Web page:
NASA telescope spies 3 new potentially habitable (and close) planets

Kepler Telescope (Image from
NASA’s Kepler telescope has its eye on three new potentially habitable planets. At a distance of 150 light years, the three “lukewarm” bodies are among the closest candidates for habitable life.

The star they orbit is known m as EPIC201367065. It’s an M-class dwarf about half the mass and size of our own Sun. It’s a little colder too. But at a trillion-and-a-half kilometers away (930,000,000 miles) it makes the top 10 list of our closest presumably habitable systems.

One of the three planets discovered is particularly exciting to scientists, but the rest of our gadgets are still to do their analyzing and the discovery is then to be handed over to the Hubble telescope for a more intricate look.

"A thin atmosphere made of nitrogen and oxygen has allowed life to thrive on Earth. But nature is full of surprises. Many exoplanets discovered by the Kepler mission are enveloped by thick, hydrogen-rich atmospheres that are probably incompatible with life as we know it," Ian Crossfield of the University of Arizona, who lead the study, said of the January 6 discovery.

"Most planets we have found to date are scorched. This system is the closest star with lukewarm transiting planets," Erik Petigura, who discovered the planets while analyzing data NASA provided to astronomers, added.

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One of the planets caught Petigura’s attention in particular – the farthermost one, which has a strong chance of being rocky, like Earth. For the space scientist, this “means this planet could have the right temperature to support liquid water oceans.”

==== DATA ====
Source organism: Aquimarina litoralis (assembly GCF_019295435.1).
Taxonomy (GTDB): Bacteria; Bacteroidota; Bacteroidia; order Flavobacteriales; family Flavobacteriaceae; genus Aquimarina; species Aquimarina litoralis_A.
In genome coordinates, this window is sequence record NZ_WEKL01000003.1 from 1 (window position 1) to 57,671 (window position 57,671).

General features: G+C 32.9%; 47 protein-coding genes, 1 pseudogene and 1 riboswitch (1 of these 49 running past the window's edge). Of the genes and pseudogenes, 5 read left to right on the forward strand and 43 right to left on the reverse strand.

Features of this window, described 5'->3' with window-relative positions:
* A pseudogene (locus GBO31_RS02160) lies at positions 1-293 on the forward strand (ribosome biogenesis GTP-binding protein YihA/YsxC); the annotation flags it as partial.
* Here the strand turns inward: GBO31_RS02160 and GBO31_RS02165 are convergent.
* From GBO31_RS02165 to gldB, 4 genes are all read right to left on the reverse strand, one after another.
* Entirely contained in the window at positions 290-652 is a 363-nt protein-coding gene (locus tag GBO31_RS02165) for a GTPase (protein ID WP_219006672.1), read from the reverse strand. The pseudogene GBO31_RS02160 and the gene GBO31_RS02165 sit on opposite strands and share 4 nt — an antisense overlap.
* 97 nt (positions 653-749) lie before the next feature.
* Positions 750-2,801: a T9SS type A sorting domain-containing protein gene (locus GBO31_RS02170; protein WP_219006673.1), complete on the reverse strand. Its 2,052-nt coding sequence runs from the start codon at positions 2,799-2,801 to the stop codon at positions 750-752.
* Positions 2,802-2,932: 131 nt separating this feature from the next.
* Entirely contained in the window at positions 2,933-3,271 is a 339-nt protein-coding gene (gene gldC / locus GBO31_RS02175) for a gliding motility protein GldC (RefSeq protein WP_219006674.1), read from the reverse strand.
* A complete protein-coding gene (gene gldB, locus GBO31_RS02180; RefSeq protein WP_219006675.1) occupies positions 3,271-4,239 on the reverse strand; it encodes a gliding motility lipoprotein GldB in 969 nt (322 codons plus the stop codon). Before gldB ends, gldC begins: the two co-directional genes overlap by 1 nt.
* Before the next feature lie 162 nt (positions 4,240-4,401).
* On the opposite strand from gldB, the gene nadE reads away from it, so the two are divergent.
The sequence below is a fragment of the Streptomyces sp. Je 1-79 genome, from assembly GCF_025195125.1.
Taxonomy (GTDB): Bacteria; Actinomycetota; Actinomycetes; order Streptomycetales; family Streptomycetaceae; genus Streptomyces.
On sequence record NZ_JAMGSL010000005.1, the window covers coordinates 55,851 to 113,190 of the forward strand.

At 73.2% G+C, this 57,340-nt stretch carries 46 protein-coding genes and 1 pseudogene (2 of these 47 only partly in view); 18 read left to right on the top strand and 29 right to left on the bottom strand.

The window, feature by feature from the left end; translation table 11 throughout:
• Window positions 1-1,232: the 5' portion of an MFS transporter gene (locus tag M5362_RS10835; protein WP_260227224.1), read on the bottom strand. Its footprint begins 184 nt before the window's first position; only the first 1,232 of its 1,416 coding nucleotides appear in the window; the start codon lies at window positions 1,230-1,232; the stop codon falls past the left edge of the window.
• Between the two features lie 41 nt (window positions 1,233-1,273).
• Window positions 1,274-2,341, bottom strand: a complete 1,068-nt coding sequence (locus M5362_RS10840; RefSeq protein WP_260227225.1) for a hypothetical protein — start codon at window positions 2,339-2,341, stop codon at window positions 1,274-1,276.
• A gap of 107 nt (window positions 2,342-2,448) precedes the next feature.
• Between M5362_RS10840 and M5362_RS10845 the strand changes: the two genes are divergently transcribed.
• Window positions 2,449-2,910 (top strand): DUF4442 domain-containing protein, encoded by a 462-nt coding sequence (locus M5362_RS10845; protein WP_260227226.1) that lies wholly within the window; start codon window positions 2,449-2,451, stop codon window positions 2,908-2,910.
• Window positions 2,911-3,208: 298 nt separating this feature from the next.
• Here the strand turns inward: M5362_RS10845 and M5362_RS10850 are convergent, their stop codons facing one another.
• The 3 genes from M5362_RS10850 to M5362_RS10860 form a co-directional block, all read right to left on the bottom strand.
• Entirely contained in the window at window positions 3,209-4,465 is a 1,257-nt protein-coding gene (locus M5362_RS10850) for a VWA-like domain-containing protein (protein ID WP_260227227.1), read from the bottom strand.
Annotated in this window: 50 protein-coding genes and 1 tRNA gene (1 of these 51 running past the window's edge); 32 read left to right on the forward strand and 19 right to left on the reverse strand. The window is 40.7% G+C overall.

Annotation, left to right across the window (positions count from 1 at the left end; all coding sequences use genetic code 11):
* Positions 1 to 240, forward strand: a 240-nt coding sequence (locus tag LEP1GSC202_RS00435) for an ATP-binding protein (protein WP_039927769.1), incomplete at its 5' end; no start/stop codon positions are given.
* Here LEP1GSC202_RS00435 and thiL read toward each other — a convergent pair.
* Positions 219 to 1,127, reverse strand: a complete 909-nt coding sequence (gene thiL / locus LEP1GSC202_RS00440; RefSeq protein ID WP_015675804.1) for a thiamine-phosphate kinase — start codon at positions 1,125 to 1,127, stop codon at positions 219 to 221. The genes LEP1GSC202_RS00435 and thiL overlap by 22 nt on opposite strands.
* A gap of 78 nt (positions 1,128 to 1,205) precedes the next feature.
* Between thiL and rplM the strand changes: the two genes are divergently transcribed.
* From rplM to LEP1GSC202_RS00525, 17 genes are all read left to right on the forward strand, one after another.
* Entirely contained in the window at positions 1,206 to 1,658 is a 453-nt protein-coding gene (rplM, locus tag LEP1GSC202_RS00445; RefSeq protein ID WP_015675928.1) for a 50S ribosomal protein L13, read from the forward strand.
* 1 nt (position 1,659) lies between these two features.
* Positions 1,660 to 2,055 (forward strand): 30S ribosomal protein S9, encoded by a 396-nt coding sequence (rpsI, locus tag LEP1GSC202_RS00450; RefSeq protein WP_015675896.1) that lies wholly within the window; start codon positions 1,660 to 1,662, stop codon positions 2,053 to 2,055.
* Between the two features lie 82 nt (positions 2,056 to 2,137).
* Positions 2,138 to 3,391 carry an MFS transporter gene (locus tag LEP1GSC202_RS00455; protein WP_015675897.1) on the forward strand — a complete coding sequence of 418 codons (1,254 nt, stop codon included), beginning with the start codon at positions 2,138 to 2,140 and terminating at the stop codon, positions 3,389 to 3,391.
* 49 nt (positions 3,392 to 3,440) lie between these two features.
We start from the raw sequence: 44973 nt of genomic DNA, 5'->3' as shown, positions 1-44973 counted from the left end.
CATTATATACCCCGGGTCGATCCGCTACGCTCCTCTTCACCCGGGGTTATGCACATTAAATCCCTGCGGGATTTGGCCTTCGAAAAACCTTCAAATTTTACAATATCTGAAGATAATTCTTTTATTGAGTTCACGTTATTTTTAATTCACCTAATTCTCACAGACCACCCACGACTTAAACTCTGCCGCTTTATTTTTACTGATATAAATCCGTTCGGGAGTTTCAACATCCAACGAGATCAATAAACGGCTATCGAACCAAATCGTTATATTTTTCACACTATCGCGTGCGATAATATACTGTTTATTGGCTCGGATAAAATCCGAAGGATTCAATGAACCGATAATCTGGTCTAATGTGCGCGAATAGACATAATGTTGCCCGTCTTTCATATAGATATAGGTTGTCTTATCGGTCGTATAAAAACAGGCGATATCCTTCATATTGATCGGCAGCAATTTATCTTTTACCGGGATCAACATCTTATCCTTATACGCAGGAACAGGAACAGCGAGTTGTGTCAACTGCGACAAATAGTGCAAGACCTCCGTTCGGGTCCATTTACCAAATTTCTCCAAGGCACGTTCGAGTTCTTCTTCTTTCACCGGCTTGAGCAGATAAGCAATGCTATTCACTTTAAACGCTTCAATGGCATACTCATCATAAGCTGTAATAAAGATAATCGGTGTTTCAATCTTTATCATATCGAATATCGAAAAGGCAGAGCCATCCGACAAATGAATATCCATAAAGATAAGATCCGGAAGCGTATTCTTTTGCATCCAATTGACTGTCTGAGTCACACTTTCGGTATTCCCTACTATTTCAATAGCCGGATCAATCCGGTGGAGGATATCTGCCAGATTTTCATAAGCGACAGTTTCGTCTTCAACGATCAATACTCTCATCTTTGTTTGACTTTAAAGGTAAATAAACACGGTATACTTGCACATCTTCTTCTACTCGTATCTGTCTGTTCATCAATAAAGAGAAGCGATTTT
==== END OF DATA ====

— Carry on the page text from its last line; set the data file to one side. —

It took several steps for the confirmation to take place. After Petigura analyzed the light curve data provided by NASA, the scientists set about feeding coordinates into some of the most advanced telescopes – in Chile, Hawaii and California. This allowed them to establish the host star’s radius, mass, temperature and age.

What allowed the team to use the telescopes was the relatively close distance. One can say with certainty in these situations that a star’s brightness will give further clues to determining things like similarity to the chemical composition in Earth’s own atmosphere.

From then on, one can make an educated guess if life is possible.

Up next come the more advanced telescopes. The Hubble telescope will soon start establishing the molecular composition of the star’s atmosphere and that of the planets around it.

“If these are warm – nearly Earth-size planets have puffy, hydrogen-rich atmospheres – Hubble will see the telltale signal,” Petigura said.

The paper is reviewed in the Astrophysical Journal.

The Kepler mission is NASA’s finest attempt yet to use cutting-edge technology for photographing and measuring light changes in distant worlds. This data is remarkable in its ability to reveal planetary secrets at distances we can barely imagine.